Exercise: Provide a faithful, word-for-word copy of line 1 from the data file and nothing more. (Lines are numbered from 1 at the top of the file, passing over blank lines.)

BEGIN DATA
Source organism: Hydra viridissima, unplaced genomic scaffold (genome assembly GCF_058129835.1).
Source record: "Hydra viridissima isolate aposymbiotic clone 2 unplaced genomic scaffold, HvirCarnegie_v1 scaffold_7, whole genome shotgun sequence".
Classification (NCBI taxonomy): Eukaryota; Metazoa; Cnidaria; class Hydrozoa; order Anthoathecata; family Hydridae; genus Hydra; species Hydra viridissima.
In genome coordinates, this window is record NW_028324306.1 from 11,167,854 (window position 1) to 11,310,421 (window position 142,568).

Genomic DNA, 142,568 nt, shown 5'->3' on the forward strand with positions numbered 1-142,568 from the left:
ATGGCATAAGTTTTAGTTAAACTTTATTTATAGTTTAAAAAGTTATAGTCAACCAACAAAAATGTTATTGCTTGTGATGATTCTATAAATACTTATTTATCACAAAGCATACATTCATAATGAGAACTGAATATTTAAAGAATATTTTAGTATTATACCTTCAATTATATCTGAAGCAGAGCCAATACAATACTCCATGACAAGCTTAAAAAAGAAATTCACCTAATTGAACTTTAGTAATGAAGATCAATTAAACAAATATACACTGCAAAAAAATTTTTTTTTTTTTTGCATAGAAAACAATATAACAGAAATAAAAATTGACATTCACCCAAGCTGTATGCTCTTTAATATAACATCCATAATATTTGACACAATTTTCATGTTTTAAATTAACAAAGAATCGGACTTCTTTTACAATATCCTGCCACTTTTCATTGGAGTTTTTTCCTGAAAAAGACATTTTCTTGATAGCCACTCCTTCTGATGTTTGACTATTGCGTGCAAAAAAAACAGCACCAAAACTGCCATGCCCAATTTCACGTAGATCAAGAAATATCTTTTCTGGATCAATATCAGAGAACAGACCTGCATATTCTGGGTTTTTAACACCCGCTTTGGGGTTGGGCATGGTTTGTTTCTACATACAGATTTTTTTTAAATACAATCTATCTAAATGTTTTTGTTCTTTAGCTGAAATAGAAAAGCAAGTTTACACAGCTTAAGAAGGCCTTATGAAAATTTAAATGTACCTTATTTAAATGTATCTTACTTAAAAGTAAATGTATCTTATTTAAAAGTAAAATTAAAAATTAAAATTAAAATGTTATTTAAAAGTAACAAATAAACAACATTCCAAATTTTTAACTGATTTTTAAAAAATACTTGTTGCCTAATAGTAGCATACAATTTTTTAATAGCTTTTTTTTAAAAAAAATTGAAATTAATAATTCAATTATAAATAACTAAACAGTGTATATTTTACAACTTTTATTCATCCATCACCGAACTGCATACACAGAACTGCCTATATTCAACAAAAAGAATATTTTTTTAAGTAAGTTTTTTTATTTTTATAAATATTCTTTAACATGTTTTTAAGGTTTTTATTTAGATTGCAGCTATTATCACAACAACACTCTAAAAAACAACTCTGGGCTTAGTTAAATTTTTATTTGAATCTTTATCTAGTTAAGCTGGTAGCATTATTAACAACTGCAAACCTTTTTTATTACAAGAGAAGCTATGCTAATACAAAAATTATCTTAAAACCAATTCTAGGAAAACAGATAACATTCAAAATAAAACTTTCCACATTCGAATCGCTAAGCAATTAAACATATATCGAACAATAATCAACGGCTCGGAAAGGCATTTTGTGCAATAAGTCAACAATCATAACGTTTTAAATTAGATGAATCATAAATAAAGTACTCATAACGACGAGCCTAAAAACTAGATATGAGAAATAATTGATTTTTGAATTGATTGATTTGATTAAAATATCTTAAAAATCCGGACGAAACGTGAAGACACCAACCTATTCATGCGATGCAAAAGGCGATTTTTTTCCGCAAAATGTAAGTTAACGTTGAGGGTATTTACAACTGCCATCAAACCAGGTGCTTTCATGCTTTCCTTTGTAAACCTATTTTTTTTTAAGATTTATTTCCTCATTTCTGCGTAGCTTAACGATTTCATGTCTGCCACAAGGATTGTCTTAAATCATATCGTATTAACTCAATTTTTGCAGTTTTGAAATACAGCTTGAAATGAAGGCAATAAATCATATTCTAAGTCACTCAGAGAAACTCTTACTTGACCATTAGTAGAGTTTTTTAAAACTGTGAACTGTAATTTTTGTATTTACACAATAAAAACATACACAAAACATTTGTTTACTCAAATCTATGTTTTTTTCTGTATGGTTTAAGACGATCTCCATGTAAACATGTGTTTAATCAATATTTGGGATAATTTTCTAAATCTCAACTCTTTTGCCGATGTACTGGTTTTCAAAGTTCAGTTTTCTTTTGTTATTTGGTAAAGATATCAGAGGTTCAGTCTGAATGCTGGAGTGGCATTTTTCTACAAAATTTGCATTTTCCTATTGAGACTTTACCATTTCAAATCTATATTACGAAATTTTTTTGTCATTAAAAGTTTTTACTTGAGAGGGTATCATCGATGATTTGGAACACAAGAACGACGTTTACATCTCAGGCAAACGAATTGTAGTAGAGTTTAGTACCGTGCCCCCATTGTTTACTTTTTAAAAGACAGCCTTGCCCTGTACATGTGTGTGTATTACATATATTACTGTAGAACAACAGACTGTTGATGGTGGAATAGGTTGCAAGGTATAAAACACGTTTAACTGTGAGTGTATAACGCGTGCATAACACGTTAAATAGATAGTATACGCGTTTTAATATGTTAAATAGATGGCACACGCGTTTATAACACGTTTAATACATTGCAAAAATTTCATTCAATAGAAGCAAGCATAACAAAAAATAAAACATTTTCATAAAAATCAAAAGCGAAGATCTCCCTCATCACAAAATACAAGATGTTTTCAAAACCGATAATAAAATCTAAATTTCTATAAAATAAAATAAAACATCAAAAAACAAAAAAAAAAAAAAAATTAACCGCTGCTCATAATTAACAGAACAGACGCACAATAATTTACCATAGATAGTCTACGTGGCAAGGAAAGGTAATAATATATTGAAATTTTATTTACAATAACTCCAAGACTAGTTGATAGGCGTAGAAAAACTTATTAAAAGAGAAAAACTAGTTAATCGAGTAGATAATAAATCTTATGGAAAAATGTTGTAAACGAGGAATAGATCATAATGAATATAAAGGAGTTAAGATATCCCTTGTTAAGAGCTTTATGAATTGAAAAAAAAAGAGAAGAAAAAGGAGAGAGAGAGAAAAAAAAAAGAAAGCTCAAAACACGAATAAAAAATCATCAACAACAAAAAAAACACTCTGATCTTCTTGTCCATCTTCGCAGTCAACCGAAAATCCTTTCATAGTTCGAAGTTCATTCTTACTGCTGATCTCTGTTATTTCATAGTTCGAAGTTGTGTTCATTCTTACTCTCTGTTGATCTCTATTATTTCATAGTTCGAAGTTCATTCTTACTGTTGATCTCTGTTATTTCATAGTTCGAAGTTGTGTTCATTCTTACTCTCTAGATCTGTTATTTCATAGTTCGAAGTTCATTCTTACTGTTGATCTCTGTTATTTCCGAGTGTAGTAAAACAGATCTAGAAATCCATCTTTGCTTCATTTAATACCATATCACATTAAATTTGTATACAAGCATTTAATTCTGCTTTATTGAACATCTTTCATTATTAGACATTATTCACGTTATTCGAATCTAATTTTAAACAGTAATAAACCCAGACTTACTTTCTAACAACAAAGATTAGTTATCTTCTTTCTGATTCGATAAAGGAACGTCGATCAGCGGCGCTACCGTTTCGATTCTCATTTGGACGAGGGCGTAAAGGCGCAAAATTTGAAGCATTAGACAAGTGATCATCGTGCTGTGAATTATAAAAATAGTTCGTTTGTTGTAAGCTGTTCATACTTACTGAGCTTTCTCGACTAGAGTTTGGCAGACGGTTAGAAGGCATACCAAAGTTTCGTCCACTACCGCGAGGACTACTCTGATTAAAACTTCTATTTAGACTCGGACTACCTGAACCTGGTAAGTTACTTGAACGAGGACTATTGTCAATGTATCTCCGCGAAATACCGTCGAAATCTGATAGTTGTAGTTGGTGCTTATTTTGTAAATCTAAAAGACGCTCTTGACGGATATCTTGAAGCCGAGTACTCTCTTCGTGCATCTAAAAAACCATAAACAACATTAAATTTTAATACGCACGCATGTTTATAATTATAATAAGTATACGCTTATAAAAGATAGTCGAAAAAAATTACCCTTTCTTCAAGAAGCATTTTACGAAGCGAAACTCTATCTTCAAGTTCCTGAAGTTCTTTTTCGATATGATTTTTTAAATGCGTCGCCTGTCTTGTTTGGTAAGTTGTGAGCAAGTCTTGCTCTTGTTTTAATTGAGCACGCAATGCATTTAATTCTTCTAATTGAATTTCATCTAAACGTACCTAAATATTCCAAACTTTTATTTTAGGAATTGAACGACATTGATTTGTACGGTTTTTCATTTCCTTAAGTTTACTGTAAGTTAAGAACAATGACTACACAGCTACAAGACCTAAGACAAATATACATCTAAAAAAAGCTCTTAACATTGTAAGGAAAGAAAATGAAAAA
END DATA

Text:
Source organism: Hydra viridissima, unplaced genomic scaffold (genome assembly GCF_058129835.1).